KFJC 89.7FM

Music Reviews

Beck, Thavius – “Decomposition” [Mush Records]

stingray   1/14/2005   A Library

While Mush Records is a hip-hop label, this doesn’t sound like hip-hop to me. I would call it pseudo-industrial trip-hop, if I had to call it anything. Mostly what I would call it is dark and heavy. It’s the sort of music that makes me want to go to Ocean Beach on the grayest day of the year and stare out over the waves and contemplate my own insignificance.
What impresses me about this release is that he manages to keep up this consistency of tone while changing beats and tempos like mad. Beats include Industrial (2, 6, 7, 10), Trip-hop (4, 5), pseudo-Drum and Bass (3, 8, 12), Electronica/Glitch (9), and Mellow/Ambient (1, 11, 13).
Track 1 features eerie spoken vocals. Tracks 2, 7, and 13 feature deeply voiced rapping. Track 10 has vocals (the lyrics are in the book), but they are mixed so low as to be incomprehensible.
All tracks clean.

Stingray

[coll] Anticon Label Sampler: 1999-2004 [Anticon]

stingray   1/13/2005   CD, Hip Hop

An extremely long (almost 80 minutes!) compilation from east-bay hip-hop crew/label Anticon. Even though this is a collection, the tracks blend together, so careful at the start and end of tracks. I’ll split the review into three parts:
Singing: Some of the artists on Anticon are singers rather than rappers. The effect is that of indie-pop with a more hip-hip beat. Artists in this vein include Why? (2, 12, 22, 29) who answers the question ‘what if the Residents played hip-hop?, Passage (6, 18), Restiform Bodies (28), and the Alias track that features Markus Acher of The Notwist (31).
Rapping: In the more traditional hip-hop vein, Alias (4, 14, 20, 25), Sole (5, 13, 21, 32), Themselves (3, 11, 15, 27), Deep Puddle Dynamics (5), and Pedestrian (7, 19) feature skillful and dexterous rapping over backgrounds that vary from melodic and catchy (Pedestrian) to dark and mellow (Alias, plus 5 and 13 by Sole ? produced by Alias), to dark and heavy (Themselves, Deep Puddle Dynamics).
Instrumentals: Odd Nosdam provides dark, heavy, electronic instrumentals (10, 23) and a bit of comic relief (17, which features the Muppet Show bari sax baseline and sampled spoken vocals from TV/film); he also produces Sole tracks 21 and 32. Alias (26), Dosh (30), and Jel (33) provide smoother, trip-hoppier sounds.
Language: 4, 5, 12, 14*, 22, 27
*Only in the spoken outro. ‘Shit? at 3:20 of 3:37.

Stingray

[coll] 10 + 2: American Text Sound Pieces [Other Minds]

stingray   1/13/2005   A Library, CD

What it is: Vocal (but-non-singing) works of American avant garde composers.
What it sounds like:
1. The words ‘Rainbow? ‘Chug?, ‘Bandit? and ‘Bomb? sampled and looped.
2. A somewhat cut up speech about modern music that references track 1.
3. A cut up speech that talks about John Cage.
4. Vocal screeches, hisses and groans. Somehow based on the name ‘Merce Cunningham?
5. A woman reading a recipe and a fantasy novel edited together with a warbley echo. FUCK.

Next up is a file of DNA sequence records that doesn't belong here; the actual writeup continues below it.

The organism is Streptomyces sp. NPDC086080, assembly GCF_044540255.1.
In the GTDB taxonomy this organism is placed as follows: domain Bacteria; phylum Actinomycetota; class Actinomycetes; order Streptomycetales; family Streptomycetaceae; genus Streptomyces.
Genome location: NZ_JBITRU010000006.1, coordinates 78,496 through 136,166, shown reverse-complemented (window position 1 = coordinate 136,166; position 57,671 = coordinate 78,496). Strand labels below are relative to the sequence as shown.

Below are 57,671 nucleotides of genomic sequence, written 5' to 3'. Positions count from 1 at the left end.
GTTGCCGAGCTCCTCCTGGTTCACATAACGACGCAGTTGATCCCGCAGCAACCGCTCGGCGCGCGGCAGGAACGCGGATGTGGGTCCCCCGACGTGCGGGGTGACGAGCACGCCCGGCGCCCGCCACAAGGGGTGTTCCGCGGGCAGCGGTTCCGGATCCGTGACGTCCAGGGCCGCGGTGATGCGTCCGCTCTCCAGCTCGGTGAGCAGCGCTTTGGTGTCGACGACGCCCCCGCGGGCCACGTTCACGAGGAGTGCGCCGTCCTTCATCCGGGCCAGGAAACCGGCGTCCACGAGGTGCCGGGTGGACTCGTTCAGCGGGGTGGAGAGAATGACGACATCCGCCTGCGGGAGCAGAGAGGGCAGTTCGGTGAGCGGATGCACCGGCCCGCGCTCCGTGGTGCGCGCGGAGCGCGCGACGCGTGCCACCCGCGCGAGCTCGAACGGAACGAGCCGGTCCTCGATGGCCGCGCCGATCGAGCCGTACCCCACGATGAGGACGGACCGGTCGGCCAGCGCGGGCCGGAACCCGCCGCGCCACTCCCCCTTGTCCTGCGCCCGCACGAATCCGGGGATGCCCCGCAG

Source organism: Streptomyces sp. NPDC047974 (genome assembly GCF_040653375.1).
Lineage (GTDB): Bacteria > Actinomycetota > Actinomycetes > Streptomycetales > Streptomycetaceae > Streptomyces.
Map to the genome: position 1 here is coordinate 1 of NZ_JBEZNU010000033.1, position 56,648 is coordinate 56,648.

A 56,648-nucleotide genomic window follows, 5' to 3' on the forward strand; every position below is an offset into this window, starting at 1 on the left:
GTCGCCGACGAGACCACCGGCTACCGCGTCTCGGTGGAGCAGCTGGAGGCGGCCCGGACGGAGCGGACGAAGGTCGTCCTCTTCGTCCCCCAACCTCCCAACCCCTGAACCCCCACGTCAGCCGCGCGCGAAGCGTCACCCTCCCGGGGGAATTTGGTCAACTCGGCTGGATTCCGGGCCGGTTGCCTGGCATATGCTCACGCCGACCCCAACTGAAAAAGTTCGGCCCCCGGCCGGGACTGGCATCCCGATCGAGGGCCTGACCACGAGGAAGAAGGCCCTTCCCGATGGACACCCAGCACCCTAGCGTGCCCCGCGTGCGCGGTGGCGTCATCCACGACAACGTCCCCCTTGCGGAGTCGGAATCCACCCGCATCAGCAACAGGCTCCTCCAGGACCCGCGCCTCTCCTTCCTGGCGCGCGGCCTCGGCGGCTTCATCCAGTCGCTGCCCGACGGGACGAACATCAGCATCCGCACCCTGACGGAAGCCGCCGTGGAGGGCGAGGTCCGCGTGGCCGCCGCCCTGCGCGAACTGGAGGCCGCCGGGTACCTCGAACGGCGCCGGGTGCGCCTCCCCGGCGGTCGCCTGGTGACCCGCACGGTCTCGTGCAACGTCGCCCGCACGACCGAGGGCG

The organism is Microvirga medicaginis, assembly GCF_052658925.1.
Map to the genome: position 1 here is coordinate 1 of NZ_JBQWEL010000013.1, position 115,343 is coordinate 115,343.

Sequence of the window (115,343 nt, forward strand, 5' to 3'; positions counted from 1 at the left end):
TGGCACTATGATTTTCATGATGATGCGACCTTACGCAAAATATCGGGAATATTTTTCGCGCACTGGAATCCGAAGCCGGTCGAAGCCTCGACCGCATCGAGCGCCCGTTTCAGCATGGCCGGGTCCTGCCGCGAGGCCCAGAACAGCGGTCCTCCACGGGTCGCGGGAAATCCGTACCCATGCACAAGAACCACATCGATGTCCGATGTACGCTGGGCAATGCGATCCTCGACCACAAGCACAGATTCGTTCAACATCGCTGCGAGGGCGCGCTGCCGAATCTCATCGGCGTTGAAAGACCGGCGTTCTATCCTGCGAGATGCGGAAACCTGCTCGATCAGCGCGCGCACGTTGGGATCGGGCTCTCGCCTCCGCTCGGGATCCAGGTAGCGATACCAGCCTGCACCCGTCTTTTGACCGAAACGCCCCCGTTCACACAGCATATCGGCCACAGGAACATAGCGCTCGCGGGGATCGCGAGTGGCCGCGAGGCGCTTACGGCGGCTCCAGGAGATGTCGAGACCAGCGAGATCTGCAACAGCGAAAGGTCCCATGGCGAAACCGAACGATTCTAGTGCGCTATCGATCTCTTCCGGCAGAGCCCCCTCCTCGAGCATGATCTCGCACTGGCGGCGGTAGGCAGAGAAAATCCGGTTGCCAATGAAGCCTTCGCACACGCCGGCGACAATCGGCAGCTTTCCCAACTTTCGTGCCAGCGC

6. The word ‘bang? over and over again. Originally a locked groove.
7 and 8. Originally a single track. A synthesized voice repeating the same words with pitch shifting.
9. Quickly spoken words that are hard to make out over a background of electronic noodling.
10. The composer makes vocal noises (‘eh eh eh ah ah ih?) in the background while her mother speaks about her in the foreground.
11. A poem being read one word at a time while being written on a chalkboard.
12. Several conversations with telephone operators that overlap.
13. The word ‘crickets? over and over. Originally a locked groove.
About the recording: Rerelease of 1975 LP on the Arch label. Biographies included in the liner notes are c. 1975.

al-?Ajam?, Hasan, “The Singing of Sanaa” [Radio France]

stingray   1/13/2005   CD, International

What it is: Traditional Yemenite Music
What it sounds like: Hasan sings and accompanies himself on a Yemenite lute, known as a tarab (it has a similar sound to an Asian lute, but has a somewhat richer tone). He is accompanied by Muhammed al-Kham’s? on copper plate percussion, known as a shn nuh’s?. At various times, the music is arrhythmic, in 11, in 7, and in 2. Each track is a complete piece in several movements (see the liner notes for details). The first track features vocals throughout, while tracks 2 and 3 have 2-3 minute instrumental introductions.
About the recording: The composition and performance of music was banned in Yemen in the 1960’s. Hasan is a third generation musician who’s predecessors kept the traditions alive. According to the liner notes, he is the only Yemeni musician who still uses the traditional Yemeni tarab, others having switched to the more common Oriental ?’d.

[coll] Gauguin Years, The: Songs and Dances [Nonesuch]

stingray   1/13/2005   CD, International

What it is: Field recordings of indigenous Tahitian music.
What it sounds like: The most interesting tracks (to me) are some combination of chant, prayer and song (6, 8, 10, 17, 18, 22, 24). Most of them involve a kind of call and response with a ‘preacher? or storyteller and a chorus. It must be a similar experience to hearing a catholic mass in a language you can’t understand.
Some tracks are beautifully harmonized a cappella prayers and laments that can sound quite alien to western ears (2, 4, 11, 12, 13, 16, 21, 25).
Some tracks are ukulele/guitar accompanied by one voice (3, 15, 20, 23, 26), a chorus of voices (1, 14), or no voices at all (9). These sound like ‘traditional? Polynesian music (as opposed to the slicked up stuff presented to tourists, but you can hear the roots of that here).